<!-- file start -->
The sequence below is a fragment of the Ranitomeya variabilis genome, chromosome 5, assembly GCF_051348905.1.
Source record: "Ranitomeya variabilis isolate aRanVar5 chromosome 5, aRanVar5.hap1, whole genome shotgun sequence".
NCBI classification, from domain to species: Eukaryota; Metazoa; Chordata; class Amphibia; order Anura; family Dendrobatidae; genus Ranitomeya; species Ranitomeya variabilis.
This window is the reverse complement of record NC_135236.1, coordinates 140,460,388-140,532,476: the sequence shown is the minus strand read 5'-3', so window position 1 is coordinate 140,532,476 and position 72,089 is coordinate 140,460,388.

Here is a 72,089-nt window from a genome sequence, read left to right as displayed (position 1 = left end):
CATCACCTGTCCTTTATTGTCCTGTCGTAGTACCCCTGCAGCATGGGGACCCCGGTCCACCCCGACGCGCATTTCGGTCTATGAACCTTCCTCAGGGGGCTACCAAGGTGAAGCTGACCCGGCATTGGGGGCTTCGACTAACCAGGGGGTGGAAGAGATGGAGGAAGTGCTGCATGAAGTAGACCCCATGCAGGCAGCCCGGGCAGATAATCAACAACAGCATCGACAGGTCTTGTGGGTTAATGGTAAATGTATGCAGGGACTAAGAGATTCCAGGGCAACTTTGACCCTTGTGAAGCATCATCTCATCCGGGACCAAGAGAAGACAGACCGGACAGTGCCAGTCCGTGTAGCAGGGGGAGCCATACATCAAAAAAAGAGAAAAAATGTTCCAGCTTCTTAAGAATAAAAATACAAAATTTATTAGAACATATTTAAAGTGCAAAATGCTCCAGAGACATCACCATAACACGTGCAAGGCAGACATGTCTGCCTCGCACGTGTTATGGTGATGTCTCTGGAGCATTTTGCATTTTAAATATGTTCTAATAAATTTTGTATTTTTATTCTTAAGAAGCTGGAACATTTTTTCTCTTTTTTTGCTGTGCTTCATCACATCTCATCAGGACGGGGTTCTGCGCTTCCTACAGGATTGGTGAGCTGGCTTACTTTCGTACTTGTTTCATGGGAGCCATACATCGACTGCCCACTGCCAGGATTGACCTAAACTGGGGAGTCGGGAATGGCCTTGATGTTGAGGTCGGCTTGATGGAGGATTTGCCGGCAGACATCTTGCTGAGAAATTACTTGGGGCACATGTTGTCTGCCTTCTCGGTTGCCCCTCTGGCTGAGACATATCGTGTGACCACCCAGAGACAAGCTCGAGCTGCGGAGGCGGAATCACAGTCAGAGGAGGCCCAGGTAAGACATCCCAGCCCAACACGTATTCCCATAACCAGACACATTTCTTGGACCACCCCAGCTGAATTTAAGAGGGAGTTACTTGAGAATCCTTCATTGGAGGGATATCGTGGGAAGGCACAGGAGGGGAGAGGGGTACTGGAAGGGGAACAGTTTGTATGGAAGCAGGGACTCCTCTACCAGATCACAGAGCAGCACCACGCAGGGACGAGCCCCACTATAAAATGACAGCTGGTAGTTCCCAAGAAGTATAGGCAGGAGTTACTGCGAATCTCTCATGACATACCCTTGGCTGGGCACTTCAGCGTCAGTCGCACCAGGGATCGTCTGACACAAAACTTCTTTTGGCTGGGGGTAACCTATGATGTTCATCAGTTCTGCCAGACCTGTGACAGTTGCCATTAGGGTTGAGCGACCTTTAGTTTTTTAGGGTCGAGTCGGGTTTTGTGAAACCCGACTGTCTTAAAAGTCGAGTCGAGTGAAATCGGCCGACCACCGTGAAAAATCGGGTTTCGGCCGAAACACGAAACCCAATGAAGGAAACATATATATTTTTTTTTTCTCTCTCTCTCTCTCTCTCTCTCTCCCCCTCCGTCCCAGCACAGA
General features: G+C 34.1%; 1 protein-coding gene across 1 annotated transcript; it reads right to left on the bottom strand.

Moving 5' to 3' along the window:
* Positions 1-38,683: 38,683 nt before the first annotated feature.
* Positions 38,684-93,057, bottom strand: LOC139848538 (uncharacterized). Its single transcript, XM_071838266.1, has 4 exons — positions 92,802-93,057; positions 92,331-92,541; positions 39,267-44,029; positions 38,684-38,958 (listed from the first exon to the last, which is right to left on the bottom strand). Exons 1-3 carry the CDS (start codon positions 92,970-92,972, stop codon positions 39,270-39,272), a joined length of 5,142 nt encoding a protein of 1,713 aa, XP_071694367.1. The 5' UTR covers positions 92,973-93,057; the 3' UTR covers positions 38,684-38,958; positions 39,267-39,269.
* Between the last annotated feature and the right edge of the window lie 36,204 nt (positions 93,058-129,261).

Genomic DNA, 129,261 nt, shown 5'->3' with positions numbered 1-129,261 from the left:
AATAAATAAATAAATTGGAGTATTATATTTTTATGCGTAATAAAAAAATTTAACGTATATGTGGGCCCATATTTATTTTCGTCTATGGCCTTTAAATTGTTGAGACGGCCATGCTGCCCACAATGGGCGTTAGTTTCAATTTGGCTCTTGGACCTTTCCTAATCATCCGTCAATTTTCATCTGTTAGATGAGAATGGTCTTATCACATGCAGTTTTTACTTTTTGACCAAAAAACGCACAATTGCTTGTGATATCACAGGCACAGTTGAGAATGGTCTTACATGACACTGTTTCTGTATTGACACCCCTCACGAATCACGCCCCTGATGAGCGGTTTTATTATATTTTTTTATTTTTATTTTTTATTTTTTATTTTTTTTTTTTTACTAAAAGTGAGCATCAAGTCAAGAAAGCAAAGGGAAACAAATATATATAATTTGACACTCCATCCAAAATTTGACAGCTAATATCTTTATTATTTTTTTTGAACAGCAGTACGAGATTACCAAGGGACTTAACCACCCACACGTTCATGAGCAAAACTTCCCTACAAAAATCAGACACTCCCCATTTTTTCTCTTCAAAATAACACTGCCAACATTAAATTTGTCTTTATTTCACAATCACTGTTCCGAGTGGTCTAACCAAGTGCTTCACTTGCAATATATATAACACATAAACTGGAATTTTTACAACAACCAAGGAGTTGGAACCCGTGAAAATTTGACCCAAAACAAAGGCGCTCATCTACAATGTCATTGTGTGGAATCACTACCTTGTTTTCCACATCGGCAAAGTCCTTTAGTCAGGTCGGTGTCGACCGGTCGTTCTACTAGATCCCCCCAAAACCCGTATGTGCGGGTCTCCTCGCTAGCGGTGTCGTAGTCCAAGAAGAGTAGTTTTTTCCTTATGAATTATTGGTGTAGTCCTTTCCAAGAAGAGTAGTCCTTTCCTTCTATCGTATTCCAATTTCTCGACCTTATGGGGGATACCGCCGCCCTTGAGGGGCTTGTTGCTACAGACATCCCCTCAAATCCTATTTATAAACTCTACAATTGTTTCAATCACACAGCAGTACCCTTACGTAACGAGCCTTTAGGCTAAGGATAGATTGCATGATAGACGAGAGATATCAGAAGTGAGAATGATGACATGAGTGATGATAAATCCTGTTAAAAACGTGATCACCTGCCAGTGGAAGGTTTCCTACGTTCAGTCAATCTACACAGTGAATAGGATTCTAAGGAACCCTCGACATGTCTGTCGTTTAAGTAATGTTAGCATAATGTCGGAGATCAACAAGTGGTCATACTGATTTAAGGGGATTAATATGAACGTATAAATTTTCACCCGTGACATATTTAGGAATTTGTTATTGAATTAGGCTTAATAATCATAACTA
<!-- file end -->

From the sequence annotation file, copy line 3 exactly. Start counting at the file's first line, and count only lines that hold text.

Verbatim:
NCBI classification, from domain to species: Eukaryota; Metazoa; Chordata; class Amphibia; order Anura; family Dendrobatidae; genus Ranitomeya; species Ranitomeya variabilis.